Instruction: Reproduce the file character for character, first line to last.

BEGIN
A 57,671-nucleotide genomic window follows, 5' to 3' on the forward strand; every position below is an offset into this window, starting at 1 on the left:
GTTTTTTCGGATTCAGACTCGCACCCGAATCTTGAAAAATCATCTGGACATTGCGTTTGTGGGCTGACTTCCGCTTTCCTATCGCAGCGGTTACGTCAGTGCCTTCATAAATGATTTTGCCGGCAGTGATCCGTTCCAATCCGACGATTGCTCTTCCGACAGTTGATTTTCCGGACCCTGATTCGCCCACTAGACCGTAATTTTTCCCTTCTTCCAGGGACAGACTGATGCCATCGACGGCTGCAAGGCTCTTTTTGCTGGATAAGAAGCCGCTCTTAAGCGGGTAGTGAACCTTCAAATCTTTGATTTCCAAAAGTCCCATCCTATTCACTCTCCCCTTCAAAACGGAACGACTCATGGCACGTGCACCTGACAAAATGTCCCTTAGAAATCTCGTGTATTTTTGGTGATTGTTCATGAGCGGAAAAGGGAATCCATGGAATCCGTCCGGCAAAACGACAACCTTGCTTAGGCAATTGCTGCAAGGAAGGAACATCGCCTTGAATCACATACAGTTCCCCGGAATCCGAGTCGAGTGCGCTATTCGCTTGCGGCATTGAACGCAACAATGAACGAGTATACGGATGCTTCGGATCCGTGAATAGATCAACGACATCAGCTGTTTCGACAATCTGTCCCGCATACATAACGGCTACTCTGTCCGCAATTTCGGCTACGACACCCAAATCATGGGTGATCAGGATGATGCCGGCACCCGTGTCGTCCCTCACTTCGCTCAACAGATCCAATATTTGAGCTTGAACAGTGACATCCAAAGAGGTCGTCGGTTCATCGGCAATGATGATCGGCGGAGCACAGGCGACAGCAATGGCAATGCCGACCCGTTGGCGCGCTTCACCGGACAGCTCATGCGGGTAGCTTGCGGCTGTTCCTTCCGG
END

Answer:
A 57,671-nucleotide genomic window follows, 5' to 3' on the forward strand; every position below is an offset into this window, starting at 1 on the left:
GTTTTTTCGGATTCAGACTCGCACCCGAATCTTGAAAAATCATCTGGACATTGCGTTTGTGGGCTGACTTCCGCTTTCCTATCGCAGCGGTTACGTCAGTGCCTTCATAAATGATTTTGCCGGCAGTGATCCGTTCCAATCCGACGATTGCTCTTCCGACAGTTGATTTTCCGGACCCTGATTCGCCCACTAGACCGTAATTTTTCCCTTCTTCCAGGGACAGACTGATGCCATCGACGGCTGCAAGGCTCTTTTTGCTGGATAAGAAGCCGCTCTTAAGCGGGTAGTGAACCTTCAAATCTTTGATTTCCAAAAGTCCCATCCTATTCACTCTCCCCTTCAAAACGGAACGACTCATGGCACGTGCACCTGACAAAATGTCCCTTAGAAATCTCGTGTATTTTTGGTGATTGTTCATGAGCGGAAAAGGGAATCCATGGAATCCGTCCGGCAAAACGACAACCTTGCTTAGGCAATTGCTGCAAGGAAGGAACATCGCCTTGAATCACATACAGTTCCCCGGAATCCGAGTCGAGTGCGCTATTCGCTTGCGGCATTGAACGCAACAATGAACGAGTATACGGATGCTTCGGATCCGTGAATAGATCAACGACATCAGCTGTTTCGACAATCTGTCCCGCATACATAACGGCTACTCTGTCCGCAATTTCGGCTACGACACCCAAATCATGGGTGATCAGGATGATGCCGGCACCCGTGTCGTCCCTCACTTCGCTCAACAGATCCAATATTTGAGCTTGAACAGTGACATCCAAAGAGGTCGTCGGTTCATCGGCAATGATGATCGGCGGAGCACAGGCGACAGCAATGGCAATGCCGACCCGTTGGCGCGCTTCACCGGACAGCTCATGCGGGTAGCTTGCGGCTGTTCCTTCCGG